St Vincent is an occasionally storm-battered but usually idyllic corner of the Caribbean. St Vincent is also a bloke called Vincent who was canonised and whose name was then appropriated for various churches. More recently, St Vincent is the band name of Annie Clark, a 25-year-old Oklahoma-born multi-instrumentalist who’s served time in the touring armies of both The Polyphonic Spree and Sufjan Stevens. Clark’s ambitious debut album Marry Me finds her looping samples teased from an elaborate collection of instruments, to create a diverse range of moods and emotions in her songs.
Her soprano voice soars over guitar, piano and a shambling assortment of percussive elements. But Clark’s trump card is her idiosyncratic way in which she she structures her music. With a fusion of jazz, pop, classical and folk influences all wrapped up and overdubbed into cinematic production, it sounds like nothing else.
We meet her ahead of one of her first London gigs. Jetlagged, she’s catching up on sleep in a people carrier outside the venue; we rouse her with a knock on the window. She reclines in the driver’s seat. As she’s here to sing songs from it, we start with a chat about her album.
“I was focusing on the humour of it,” she offers, when asked why she decided on Marry Me as the title for her debut. The track of the same name offers the chorus, “Marry me John, marry me John, I’ll be so good to you”. “I’ve definitely got people screaming ‘MARRY ME!’ at me at gigs, and that’s charming,” she says. “One day I probably will just take someone, you know, as a piece of performance art. ‘You thought you were kidding? Get up here and let’s do this!'” She has just one further stipulation before entering into performance art wedlock. “Their name has to be only one syllable,” she says; further syllables would ill-fit the song structure.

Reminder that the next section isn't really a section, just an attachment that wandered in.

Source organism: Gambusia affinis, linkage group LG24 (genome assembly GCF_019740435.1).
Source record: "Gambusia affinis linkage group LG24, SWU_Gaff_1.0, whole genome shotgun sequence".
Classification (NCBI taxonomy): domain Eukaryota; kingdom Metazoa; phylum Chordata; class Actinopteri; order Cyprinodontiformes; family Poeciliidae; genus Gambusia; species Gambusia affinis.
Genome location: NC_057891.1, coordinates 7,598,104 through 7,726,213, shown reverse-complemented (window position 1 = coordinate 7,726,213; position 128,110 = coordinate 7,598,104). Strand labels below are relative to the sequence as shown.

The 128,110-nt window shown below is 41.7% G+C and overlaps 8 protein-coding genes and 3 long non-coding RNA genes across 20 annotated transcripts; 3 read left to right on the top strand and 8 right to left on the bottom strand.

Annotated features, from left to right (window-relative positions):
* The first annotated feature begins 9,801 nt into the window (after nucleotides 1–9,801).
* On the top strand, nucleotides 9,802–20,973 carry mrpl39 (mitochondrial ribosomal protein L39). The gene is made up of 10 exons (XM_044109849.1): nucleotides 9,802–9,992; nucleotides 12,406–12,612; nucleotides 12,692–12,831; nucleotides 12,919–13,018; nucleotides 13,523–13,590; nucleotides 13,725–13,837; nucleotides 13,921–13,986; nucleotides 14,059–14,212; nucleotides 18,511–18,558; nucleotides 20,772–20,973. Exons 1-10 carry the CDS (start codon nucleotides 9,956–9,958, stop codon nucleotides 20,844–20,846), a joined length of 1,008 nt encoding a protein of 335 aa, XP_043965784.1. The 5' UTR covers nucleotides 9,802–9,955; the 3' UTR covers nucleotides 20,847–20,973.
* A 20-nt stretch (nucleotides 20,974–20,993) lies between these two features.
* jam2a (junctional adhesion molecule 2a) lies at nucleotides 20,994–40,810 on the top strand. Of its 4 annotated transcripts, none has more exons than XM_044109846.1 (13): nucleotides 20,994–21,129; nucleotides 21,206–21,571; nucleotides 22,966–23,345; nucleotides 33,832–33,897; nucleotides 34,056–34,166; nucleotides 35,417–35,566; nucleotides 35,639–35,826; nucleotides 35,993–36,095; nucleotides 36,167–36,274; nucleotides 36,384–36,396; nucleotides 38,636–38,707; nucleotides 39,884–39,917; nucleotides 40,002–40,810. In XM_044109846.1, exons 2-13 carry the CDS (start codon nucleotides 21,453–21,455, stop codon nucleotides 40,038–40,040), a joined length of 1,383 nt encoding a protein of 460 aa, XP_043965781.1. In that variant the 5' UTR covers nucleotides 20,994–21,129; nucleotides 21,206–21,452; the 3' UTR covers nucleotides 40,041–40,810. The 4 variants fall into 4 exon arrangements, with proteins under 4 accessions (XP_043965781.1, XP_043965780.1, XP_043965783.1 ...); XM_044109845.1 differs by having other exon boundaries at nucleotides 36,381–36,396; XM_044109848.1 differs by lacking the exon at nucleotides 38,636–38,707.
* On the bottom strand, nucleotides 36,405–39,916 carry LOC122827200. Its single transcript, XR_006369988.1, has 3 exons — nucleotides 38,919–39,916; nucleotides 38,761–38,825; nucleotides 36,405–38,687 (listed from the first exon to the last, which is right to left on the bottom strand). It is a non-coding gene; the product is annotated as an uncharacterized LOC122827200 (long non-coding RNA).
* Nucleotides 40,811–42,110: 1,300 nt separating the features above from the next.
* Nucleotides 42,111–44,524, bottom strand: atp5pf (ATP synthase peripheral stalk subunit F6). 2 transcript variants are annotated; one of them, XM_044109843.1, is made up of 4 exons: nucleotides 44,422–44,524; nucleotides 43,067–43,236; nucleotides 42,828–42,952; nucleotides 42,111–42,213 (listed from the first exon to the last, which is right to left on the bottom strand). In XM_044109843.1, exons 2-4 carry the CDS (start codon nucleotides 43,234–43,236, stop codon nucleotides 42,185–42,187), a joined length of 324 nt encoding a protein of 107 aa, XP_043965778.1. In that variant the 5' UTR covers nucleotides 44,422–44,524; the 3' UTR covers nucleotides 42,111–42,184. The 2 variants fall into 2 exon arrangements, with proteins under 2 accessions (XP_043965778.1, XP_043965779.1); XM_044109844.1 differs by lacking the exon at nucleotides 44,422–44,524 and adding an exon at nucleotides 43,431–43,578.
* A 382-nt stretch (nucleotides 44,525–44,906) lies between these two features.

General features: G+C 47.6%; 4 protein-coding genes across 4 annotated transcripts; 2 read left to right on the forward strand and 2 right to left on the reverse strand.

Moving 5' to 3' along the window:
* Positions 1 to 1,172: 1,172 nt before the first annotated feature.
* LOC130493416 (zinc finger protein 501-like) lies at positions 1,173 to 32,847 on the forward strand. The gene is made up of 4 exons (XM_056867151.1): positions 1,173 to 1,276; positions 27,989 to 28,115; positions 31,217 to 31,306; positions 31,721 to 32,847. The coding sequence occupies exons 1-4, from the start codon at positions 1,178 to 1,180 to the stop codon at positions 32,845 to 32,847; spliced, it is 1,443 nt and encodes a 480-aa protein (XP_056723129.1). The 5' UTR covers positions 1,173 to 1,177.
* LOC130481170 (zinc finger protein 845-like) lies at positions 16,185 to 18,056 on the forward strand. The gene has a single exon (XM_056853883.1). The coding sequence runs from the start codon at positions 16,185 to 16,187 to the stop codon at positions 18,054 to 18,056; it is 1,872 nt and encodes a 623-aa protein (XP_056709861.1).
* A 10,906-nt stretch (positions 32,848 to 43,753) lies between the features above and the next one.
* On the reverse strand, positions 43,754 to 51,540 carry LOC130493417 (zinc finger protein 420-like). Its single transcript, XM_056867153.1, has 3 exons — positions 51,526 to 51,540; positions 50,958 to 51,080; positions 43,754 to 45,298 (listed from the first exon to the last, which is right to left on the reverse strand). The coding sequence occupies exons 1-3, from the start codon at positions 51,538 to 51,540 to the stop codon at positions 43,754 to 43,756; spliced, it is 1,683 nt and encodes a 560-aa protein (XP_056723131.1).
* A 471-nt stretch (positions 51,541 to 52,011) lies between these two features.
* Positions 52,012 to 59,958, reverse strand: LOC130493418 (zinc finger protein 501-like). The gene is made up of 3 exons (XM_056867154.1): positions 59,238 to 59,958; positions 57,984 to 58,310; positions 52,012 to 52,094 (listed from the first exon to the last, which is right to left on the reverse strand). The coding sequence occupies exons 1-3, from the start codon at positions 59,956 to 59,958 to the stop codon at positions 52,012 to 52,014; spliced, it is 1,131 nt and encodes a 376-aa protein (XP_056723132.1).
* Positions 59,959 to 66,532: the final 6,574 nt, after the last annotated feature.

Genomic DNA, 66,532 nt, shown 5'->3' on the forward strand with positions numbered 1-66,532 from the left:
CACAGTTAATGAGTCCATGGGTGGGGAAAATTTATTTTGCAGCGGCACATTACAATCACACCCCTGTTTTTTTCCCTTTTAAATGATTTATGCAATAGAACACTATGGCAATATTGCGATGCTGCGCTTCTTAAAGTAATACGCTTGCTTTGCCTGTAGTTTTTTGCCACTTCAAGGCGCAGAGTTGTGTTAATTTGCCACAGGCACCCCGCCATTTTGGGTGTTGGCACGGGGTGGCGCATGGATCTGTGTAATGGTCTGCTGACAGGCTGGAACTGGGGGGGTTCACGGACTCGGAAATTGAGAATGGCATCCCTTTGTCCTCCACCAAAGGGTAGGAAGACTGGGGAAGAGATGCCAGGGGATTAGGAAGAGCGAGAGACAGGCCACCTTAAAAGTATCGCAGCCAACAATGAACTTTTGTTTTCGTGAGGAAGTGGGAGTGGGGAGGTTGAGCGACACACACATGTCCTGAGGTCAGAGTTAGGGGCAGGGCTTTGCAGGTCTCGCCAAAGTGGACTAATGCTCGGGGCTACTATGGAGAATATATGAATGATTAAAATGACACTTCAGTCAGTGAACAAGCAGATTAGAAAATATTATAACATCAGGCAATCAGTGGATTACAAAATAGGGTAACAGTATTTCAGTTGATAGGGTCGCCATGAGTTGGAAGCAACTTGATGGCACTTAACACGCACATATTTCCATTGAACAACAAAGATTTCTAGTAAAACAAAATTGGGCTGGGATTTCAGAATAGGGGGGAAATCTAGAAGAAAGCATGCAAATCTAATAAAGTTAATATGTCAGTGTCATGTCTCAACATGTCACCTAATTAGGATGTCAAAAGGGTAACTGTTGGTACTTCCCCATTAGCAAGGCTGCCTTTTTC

The middle child of nine brothers and sisters, Clark grew up in Texas. By the age of 12 she had her first guitar, though she points out, contrary to any female singer-songwriter stereotypes she may be lumped with, “I don’t own an acoustic guitar.” Her live shows instead see her create huge wailing walls of electric guitar sound, interspersed with everything from horns, strings and skit beats. On record the effect is to make her sound akin to a large band rather than a solo artist. How she translates her material to a live setting is something she’s still getting to grips with – sometimes she appears solo, sometimes with other players in tow.
“I recorded the album before I ever played any of the songs live,” she recounts. “I recorded the album a lot by myself, with overdubbing and multi-tracking, and I didn’t really give it any thought as to how I was going to perform it live.” She adds that she enjoys playing with a full recorded sound and a stripped-down, live sound. “It makes you have to have songs that can stand on their own two feet and not just be the result of a lot of production.”